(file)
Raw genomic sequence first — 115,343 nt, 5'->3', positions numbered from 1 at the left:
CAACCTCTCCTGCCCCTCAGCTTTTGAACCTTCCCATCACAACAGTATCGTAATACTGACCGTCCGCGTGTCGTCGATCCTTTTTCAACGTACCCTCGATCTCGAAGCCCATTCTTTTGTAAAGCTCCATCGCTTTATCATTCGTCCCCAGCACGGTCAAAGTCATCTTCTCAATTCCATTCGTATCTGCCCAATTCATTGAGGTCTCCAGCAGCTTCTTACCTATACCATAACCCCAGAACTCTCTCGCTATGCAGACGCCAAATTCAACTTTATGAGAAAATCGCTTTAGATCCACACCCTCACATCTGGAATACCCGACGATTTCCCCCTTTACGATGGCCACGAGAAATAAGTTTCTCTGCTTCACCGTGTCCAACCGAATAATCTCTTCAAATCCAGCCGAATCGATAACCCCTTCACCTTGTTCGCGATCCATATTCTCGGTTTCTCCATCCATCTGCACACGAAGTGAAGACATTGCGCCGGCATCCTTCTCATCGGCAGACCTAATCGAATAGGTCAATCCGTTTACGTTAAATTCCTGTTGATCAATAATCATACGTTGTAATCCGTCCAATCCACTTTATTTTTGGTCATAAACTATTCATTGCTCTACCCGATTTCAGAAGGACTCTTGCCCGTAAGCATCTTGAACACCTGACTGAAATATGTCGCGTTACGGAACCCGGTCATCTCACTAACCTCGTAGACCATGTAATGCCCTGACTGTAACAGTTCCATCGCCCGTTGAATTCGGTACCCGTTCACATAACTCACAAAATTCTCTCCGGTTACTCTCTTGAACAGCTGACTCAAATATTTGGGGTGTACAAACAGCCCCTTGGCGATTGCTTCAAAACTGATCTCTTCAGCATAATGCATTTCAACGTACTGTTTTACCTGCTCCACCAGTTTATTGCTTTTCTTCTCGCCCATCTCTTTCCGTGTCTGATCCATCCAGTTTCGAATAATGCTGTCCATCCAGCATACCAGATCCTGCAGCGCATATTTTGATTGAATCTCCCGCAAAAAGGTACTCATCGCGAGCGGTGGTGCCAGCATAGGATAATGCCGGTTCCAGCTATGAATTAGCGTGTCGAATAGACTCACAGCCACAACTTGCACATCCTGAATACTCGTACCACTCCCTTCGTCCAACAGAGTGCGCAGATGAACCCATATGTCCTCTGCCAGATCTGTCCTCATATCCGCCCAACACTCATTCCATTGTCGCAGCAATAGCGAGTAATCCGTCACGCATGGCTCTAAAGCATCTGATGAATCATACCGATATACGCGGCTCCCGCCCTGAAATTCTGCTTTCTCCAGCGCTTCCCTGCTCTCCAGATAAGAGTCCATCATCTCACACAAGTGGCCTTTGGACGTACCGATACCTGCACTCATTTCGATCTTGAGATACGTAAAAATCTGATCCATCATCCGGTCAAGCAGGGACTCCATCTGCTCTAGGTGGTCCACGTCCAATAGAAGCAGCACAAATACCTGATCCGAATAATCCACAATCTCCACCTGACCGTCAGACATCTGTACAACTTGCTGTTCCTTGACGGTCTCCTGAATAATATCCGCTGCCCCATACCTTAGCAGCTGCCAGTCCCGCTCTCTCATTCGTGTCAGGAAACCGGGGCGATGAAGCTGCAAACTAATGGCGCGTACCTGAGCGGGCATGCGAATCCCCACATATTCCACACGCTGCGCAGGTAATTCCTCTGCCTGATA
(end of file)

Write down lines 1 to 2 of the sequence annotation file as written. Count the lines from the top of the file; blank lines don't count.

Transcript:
Raw genomic sequence first — 115,343 nt, 5'->3', positions numbered from 1 at the left:
CAACCTCTCCTGCCCCTCAGCTTTTGAACCTTCCCATCACAACAGTATCGTAATACTGACCGTCCGCGTGTCGTCGATCCTTTTTCAACGTACCCTCGATCTCGAAGCCCATTCTTTTGTAAAGCTCCATCGCTTTATCATTCGTCCCCAGCACGGTCAAAGTCATCTTCTCAATTCCATTCGTATCTGCCCAATTCATTGAGGTCTCCAGCAGCTTCTTACCTATACCATAACCCCAGAACTCTCTCGCTATGCAGACGCCAAATTCAACTTTATGAGAAAATCGCTTTAGATCCACACCCTCACATCTGGAATACCCGACGATTTCCCCCTTTACGATGGCCACGAGAAATAAGTTTCTCTGCTTCACCGTGTCCAACCGAATAATCTCTTCAAATCCAGCCGAATCGATAACCCCTTCACCTTGTTCGCGATCCATATTCTCGGTTTCTCCATCCATCTGCACACGAAGTGAAGACATTGCGCCGGCATCCTTCTCATCGGCAGACCTAATCGAATAGGTCAATCCGTTTACGTTAAATTCCTGTTGATCAATAATCATACGTTGTAATCCGTCCAATCCACTTTATTTTTGGTCATAAACTATTCATTGCTCTACCCGATTTCAGAAGGACTCTTGCCCGTAAGCATCTTGAACACCTGACTGAAATATGTCGCGTTACGGAACCCGGTCATCTCACTAACCTCGTAGACCATGTAATGCCCTGACTGTAACAGTTCCATCGCCCGTTGAATTCGGTACCCGTTCACATAACTCACAAAATTCTCTCCGGTTACTCTCTTGAACAGCTGACTCAAATATTTGGGGTGTACAAACAGCCCCTTGGCGATTGCTTCAAAACTGATCTCTTCAGCATAATGCATTTCAACGTACTGTTTTACCTGCTCCACCAGTTTATTGCTTTTCTTCTCGCCCATCTCTTTCCGTGTCTGATCCATCCAGTTTCGAATAATGCTGTCCATCCAGCATACCAGATCCTGCAGCGCATATTTTGATTGAATCTCCCGCAAAAAGGTACTCATCGCGAGCGGTGGTGCCAGCATAGGATAATGCCGGTTCCAGCTATGAATTAGCGTGTCGAATAGACTCACAGCCACAACTTGCACATCCTGAATACTCGTACCACTCCCTTCGTCCAACAGAGTGCGCAGATGAACCCATATGTCCTCTGCCAGATCTGTCCTCATATCCGCCCAACACTCATTCCATTGTCGCAGCAATAGCGAGTAATCCGTCACGCATGGCTCTAAAGCATCTGATGAATCATACCGATATACGCGGCTCCCGCCCTGAAATTCTGCTTTCTCCAGCGCTTCCCTGCTCTCCAGATAAGAGTCCATCATCTCACACAAGTGGCCTTTGGACGTACCGATACCTGCACTCATTTCGATCTTGAGATACGTAAAAATCTGATCCATCATCCGGTCAAGCAGGGACTCCATCTGCTCTAGGTGGTCCACGTCCAATAGAAGCAGCACAAATACCTGATCCGAATAATCCACAATCTCCACCTGACCGTCAGACATCTGTACAACTTGCTGTTCCTTGACGGTCTCCTGAATAATATCCGCTGCCCCATACCTTAGCAGCTGCCAGTCCCGCTCTCTCATTCGTGTCAGGAAACCGGGGCGATGAAGCTGCAAACTAATGGCGCGTACCTGAGCGGGCATGCGAATCCCCACATATTCCACACGCTGCGCAGGTAATTCCTCTGCCTGATA